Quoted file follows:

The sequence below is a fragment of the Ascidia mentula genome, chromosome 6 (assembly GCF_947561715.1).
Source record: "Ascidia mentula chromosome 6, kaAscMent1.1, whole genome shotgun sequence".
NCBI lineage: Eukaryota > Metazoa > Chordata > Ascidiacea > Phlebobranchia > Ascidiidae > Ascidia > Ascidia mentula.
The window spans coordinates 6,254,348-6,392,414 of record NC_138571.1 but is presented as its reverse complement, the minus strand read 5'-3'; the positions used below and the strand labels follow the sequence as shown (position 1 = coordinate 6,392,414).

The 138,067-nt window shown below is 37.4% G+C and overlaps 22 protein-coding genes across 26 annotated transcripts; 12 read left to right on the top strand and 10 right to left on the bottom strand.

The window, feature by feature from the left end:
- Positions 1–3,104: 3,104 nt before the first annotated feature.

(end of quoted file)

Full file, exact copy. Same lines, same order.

The sequence below is a fragment of the Ascidia mentula genome, chromosome 6 (assembly GCF_947561715.1).
Source record: "Ascidia mentula chromosome 6, kaAscMent1.1, whole genome shotgun sequence".
NCBI lineage: Eukaryota > Metazoa > Chordata > Ascidiacea > Phlebobranchia > Ascidiidae > Ascidia > Ascidia mentula.
The window spans coordinates 6,254,348-6,392,414 of record NC_138571.1 but is presented as its reverse complement, the minus strand read 5'-3'; the positions used below and the strand labels follow the sequence as shown (position 1 = coordinate 6,392,414).

The 138,067-nt window shown below is 37.4% G+C and overlaps 22 protein-coding genes across 26 annotated transcripts; 12 read left to right on the top strand and 10 right to left on the bottom strand.

The window, feature by feature from the left end:
- Positions 1–3,104: 3,104 nt before the first annotated feature.